author = "Herndon, {C. D A} and Rink, {R. C.} and Shaw, {M. B K} and Cain, {M. P.} and Casale, {Anthony J.}",
year = "2004",
month = "5",
doi = "10.1111/j.1464-410X.2003.04779.x",
language = "English (US)",
volume = "93",
pages = "1049--1052",
journal = "BJU International",
issn = "1464-4096",
publisher = "Wiley-Blackwell",
number = "7",

}

TY - JOUR

T1 - Experience with non-cycled artificial urinary sphincters

AU - Herndon, C. D A

AU - Rink, R. C.

AU - Shaw, M. B K

AU - Cain, M. P.

AU - Casale, Anthony J.

PY - 2004/5

Y1 - 2004/5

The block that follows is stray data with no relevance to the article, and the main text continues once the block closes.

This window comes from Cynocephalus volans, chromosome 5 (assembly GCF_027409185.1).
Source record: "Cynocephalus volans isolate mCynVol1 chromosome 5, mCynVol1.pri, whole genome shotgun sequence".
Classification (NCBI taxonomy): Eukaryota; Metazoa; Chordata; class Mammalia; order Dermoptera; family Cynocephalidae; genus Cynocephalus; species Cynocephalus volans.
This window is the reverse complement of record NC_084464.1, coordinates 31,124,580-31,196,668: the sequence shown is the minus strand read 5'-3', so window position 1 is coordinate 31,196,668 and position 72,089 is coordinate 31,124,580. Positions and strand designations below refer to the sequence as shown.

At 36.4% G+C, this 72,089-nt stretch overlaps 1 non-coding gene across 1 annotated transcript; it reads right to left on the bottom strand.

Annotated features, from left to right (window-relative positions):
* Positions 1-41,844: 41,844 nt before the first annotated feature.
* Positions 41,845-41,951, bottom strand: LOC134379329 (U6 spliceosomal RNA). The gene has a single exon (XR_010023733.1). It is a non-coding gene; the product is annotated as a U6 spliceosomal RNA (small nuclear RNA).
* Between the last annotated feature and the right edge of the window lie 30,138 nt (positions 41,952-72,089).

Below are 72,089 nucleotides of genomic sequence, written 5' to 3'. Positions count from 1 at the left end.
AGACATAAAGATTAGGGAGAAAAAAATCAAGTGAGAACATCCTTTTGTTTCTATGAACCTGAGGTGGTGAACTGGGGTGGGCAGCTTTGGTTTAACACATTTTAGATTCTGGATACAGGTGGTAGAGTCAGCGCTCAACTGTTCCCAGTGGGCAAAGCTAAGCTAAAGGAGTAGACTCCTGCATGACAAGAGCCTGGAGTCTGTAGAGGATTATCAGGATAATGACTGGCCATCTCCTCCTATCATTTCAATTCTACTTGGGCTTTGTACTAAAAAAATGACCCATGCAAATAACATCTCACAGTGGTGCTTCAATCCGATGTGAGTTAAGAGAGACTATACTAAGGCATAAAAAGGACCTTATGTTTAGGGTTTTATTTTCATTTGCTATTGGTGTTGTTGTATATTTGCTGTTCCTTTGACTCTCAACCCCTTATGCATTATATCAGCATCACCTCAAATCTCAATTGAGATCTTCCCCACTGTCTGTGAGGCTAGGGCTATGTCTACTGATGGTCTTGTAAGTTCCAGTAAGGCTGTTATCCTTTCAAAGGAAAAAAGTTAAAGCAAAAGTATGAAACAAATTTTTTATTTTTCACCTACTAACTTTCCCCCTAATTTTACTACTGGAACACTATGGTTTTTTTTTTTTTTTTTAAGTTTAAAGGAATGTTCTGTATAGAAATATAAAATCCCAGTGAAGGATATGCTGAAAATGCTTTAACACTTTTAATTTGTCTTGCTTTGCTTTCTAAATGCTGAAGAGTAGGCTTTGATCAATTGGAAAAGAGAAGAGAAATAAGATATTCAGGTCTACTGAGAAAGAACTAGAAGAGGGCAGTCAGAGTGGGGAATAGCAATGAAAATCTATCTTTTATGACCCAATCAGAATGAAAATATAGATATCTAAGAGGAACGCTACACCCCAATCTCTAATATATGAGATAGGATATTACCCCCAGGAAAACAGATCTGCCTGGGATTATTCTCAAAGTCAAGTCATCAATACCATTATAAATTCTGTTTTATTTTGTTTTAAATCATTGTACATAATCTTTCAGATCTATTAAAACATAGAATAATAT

N2 - OBJECTIVE: To report our experience in children and adolescents with a non-cycled artificial urinary sphincter. While some children with the AUS can void, others require clean intermittent catheterization (CIC) through the sphincter or an alternative site for catheterization; in some of the latter we have either not cycled (pumped) an activated AUS or the AUS has failed, and there is concern about ischaemia in some adults with a non-cycled AUS. PATIENTS AND METHODS: In all, 143 patients who had an AUS placed between 1980 and 2002 were reviewed retrospectively; 15 (10 boys and five girls) no longer cycled (pumped) their AUS. The mean age at AUS insertion was 11 years and the mean (range) follow-up after insertion was 10.4 (1.64-22.2) years. The diagnoses included myelomeningocele in 11, sacral agenesis in three and cloaca in one. Nine patients have an activated functioning AUS and in six the AUS does not function; in the first nine the sphincter has not routinely been cycled (pumped) for a mean (range) of 1.6 (0.6-2.9) years. In the other six with a nonfunctioning AUS the mean (range) observation period is 6.4 (1.5-10) years since the system has not functioned. RESULTS: All patients were completely continent, including the six with a nonfunctioning AUS. After inserting the AUS, two patients voided in combination with CIC (one each urethral and abdominal stoma) and 13 emptied by CIC (nine abdominal stoma, four urethral). There was a mechanical complication in eight patients; three had the AUS repaired and are dry, and five are dry with no repair. In one patient the AUS was never activated. To date there has been no erosion of the cuff in any of the 15 patients with a non-cycled AUS. CONCLUSION: The AUS remains an extremely reliable procedure to achieve continence in children and young adults. It is versatile and can be combined with other procedures that provide an alternative means for catheterization. While some have noted the need to routinely cycle the AUS to prevent erosion, this has not been our experience in these 15 patients.